Dec 6, 2013
Dispatches From Cairo: Return of the Revolution
Posted on Nov 22, 2011
We asked Lauren Unger-Geoffroy, an Arabic-speaking American who lives in Cairo, to share her perspective of life in Egypt after the revolution. In this entry, she writes about the rekindling of violence and revolutionary spirit.
CAIRO—In the surreal dawn of Tahrir Square the sun is purple-gray through the mist of tear gas, a building a block away is burning, the black carcass of an overturned truck smolders as a few people hover. Other people arrive with more blankets and food and bandages.
The dizzying thrill of battle is a heady pheromone that obscures the grief and fear and infuses the masses here with a trembling excitement and pride in their combat against the “oppressor.” The Egyptian people have once again found their value and purpose, which was waning in the last few months of revolutionary inactivity. Some have come to the center of conflict for the first time. Many others here were present in January, February, July, and are back to reclaim the wild exhilaration of being part of an intense unity. ... Some do not even agree politically with their comrades of the day, and have come only to help or offer solidarity to fellow Egyptians.
The more violence against the people, the more the people unite, and the more Egyptians will come to help, support and be part of this. The images of outrageous violence have attracted the millions, like moths to flame: All Egypt feels the surge of the collective identity and the pull of the massive wave so strong; people who would never have imagined participating in a demonstration have been swept up in the fervor of the revolution. In the joy of rediscovering a sense of heartfelt brotherhood.
In a repeat of Jan. 25, Christians linked arms to protect praying Muslims from police violence. The action was even more symbolic and moving considering the memories of October’s Maspero Coptic slaughter, still an intense issue and an unhealed wound.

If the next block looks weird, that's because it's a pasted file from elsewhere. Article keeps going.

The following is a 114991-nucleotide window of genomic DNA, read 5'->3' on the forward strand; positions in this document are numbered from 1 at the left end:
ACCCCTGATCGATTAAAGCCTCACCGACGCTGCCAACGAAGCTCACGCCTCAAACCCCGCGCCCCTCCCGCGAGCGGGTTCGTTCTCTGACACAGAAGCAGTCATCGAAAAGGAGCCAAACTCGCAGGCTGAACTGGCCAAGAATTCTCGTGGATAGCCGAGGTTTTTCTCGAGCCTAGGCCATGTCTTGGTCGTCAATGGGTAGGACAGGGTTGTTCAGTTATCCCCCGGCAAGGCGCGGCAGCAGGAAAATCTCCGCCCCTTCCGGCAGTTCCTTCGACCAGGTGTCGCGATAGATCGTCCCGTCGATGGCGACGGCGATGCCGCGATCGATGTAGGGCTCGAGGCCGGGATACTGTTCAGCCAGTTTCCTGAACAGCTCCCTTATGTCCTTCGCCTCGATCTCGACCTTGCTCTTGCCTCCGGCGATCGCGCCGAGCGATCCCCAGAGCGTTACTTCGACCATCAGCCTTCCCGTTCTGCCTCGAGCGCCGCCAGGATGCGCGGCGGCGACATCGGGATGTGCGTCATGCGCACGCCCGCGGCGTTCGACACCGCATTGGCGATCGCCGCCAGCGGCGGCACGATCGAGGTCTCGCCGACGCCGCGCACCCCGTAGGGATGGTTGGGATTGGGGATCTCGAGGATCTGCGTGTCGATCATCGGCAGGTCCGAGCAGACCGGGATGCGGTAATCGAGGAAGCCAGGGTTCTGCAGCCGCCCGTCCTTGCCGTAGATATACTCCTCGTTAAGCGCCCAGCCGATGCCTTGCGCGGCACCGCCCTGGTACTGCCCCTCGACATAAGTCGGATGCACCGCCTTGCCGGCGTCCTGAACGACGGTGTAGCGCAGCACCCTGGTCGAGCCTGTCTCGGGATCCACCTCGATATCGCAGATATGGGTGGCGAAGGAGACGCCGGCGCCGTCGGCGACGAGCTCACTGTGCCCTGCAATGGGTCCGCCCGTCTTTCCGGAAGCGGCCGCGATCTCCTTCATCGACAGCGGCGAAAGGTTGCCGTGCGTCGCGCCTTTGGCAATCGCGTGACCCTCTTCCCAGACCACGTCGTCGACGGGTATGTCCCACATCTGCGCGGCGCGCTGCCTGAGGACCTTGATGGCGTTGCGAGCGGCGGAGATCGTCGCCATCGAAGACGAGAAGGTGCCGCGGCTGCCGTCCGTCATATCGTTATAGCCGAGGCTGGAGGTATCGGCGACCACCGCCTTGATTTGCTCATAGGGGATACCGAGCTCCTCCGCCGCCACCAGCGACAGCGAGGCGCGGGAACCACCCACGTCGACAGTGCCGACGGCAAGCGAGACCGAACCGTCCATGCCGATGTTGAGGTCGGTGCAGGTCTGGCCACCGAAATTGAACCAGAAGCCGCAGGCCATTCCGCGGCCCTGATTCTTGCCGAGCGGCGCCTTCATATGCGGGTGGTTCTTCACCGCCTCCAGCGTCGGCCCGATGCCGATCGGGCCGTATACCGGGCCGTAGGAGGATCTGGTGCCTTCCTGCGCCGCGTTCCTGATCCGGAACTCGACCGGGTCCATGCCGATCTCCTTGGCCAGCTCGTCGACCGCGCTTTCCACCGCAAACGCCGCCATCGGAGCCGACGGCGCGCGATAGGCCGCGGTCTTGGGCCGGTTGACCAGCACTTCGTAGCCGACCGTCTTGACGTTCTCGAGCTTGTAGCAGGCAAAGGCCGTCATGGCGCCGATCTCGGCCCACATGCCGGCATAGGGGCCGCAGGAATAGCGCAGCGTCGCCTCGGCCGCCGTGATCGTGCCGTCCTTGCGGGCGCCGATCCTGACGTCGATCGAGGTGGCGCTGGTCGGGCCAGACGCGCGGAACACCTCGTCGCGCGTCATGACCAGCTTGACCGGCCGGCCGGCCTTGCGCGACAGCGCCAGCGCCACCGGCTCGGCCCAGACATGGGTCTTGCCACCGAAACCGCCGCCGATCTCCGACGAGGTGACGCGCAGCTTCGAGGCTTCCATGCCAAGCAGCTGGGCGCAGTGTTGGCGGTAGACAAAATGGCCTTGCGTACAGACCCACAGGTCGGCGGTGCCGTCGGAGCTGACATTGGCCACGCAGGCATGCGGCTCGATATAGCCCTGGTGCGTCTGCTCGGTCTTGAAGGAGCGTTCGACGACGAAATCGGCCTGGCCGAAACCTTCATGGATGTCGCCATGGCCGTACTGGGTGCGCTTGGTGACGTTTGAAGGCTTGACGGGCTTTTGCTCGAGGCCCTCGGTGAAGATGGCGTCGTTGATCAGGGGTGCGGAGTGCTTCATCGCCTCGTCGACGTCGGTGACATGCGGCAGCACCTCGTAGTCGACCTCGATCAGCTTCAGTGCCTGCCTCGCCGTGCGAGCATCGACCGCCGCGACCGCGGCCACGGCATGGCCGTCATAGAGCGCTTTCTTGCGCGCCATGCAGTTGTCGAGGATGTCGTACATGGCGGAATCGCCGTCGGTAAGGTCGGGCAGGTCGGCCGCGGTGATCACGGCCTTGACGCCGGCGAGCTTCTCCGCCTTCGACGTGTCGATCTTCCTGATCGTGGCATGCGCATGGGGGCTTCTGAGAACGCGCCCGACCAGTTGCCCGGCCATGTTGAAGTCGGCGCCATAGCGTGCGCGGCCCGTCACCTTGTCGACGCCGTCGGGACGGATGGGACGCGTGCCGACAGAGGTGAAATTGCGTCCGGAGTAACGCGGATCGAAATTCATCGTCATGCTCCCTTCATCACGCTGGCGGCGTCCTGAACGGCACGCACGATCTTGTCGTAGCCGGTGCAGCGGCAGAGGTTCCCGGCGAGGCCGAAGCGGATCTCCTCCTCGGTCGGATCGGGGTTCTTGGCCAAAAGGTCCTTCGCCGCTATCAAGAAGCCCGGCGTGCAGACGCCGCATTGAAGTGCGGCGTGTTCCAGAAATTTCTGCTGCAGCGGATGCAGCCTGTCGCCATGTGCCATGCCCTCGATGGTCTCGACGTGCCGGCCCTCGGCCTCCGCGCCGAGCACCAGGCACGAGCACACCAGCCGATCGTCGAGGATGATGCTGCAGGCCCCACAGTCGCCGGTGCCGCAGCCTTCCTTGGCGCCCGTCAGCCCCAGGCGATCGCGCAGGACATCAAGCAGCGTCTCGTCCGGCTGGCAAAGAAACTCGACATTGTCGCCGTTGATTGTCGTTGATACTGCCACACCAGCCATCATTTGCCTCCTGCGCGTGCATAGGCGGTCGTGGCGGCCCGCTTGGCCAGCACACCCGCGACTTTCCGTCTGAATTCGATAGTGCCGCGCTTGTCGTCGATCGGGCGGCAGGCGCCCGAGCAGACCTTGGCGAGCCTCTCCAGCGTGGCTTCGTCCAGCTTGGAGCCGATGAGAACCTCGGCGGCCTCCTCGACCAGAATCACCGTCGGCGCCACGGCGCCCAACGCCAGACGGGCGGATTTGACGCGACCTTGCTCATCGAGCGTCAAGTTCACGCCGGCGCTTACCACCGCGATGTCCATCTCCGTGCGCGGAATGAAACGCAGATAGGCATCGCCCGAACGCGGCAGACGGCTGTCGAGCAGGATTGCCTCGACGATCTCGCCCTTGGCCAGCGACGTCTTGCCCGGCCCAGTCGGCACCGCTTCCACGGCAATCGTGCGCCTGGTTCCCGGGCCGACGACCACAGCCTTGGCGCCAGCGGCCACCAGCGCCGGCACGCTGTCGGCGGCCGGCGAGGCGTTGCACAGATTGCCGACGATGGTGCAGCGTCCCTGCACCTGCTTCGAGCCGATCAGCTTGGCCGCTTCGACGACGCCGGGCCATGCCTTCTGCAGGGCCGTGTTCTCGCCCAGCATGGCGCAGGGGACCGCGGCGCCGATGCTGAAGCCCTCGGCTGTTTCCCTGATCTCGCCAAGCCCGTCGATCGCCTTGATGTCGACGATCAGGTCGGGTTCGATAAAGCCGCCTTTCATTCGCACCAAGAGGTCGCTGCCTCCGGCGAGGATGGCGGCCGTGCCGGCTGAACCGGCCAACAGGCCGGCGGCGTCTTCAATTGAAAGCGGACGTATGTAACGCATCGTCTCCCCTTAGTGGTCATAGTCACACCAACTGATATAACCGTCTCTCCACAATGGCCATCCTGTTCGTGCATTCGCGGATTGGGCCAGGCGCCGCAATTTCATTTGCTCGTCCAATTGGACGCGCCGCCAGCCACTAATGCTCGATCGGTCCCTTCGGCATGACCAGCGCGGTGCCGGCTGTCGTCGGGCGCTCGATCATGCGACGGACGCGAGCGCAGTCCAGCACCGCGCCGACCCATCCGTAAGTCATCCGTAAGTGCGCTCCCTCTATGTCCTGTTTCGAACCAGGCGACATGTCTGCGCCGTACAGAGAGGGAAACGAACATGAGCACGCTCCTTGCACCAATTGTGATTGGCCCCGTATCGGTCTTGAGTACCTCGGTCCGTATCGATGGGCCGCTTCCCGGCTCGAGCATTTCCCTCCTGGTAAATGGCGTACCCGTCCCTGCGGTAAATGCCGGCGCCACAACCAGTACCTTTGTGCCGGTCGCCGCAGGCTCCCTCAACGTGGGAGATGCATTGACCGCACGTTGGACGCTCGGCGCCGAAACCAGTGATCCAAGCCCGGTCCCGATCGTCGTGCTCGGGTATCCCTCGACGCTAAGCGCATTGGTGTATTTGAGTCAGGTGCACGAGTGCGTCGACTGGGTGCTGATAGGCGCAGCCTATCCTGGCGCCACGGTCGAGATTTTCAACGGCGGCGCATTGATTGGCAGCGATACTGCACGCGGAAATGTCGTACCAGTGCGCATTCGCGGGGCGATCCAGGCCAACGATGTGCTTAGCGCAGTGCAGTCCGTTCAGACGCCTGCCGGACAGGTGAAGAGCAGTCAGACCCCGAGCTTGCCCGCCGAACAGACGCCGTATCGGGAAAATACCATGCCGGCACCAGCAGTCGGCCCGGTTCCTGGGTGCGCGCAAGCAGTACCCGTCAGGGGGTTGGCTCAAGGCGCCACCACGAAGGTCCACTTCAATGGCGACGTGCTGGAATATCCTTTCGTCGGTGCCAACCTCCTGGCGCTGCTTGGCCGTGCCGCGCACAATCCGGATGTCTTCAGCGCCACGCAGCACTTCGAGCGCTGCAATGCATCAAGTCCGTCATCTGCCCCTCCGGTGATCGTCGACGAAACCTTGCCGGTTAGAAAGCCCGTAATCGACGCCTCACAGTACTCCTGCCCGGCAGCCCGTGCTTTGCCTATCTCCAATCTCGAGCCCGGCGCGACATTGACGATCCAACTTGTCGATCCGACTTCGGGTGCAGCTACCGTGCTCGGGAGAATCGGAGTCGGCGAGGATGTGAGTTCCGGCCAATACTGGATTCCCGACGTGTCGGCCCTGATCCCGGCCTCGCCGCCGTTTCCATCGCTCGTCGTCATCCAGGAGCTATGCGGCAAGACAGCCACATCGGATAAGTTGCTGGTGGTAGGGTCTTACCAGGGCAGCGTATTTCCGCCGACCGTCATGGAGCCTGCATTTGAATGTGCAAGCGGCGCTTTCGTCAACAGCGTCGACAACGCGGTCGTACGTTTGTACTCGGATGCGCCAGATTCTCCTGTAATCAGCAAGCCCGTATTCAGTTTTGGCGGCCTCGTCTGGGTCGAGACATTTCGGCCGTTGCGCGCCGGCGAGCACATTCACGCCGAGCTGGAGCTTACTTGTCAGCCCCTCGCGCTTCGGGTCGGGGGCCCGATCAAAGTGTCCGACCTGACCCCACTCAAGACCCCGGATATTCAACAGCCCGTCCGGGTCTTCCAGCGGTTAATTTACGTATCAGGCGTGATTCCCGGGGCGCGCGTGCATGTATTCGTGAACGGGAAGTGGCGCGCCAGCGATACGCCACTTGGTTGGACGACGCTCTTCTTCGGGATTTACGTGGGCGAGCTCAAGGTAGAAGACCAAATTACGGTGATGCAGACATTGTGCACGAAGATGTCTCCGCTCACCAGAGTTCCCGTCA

Then people began to prepare for the big comeback.
They tweeted “so excited and happy to be going back to Tahrir!” “I miss it so much.”
The message “Back to the revolution!” animated faces and minds again. There was preparation and anticipation. Some even looked forward to righteous conflict. Many imagined violence between secularists and Salafis, etc., but strife among the populace did not happen. The shots and firebombs and toxic tear gas have sent the level of public bonding and motivation to a new level.
Over the last few days we have seen more and more corpses. After the brutal killings of so many at Maspero—scenes of piled bodies, crushed heads, sobbing parents—we are no longer broken and incapacitated by tragic sights. We are able to see bodies in our streets and simply wonder who they were or if there is a heart still beating among them. We are able to watch a video of an officer dragging a body to a mound of garbage.
The field hospitals, the rescuing of the injured, the cooperation and concern of individuals, the generosity, the care, the bonding, makes this battlefield the warmest, most beautiful place to be, a strange scene of heightened pride and massive celebration countering fear and outrage and tragic incomprehension. Songs and the sound of ambulances pierce the rumbling unison of 150,000 people chanting rhythmically, “Freedom! Freedom!”
The first day, Friday, the huge predominance of bearded members of the Muslim Brotherhood and Salafis in the square delivering roars of “Allahu Akbar,” plus literature and some well-thought-out speeches, made some of those in the crowd look a bit dazed, and perhaps uncertain to be shouting out some of the same chants that they used in January to oust Hosni Mubarak.
Some of the few liberals present the first day said “this should not be a religious revolution, this is a popular revolution,” and were ready for tension; however, the Muslim Brotherhood and the Salafis were not there for conflict but to campaign and reject the extraconstitutional rights being claimed by the Supreme Council of the Armed Forces and to urge that presidential elections be held before the proposed July 2013 date. Everyone was together on these demands. In fact, the name given to this demonstration was “Friday of One Demand.”
By Monday night the prime minister and the Cabinet had resigned. This is the second Cabinet that Tahrir Square demonstrations have brought down.
As was the case of the French Revolution, Egypt’s uprising against any successive oppressor will continue … the flowing of blood seems to be a requisite ingredient of true revolution. Many of these injured will have proud scars to show. Many hope to acquire them as badges of courage in the cause of the Egyptian future.
So many of the protesters seem to be boys in their teens.
Ahmed is 17 and says he hopes to die in Tahrir Square. He has written his mother’s telephone number on his arm so she can be reached to identify his body. “It is the greatest thing I can do in this life,” he said as we passed a banner bearing photos and names of martyrs of the revolution.
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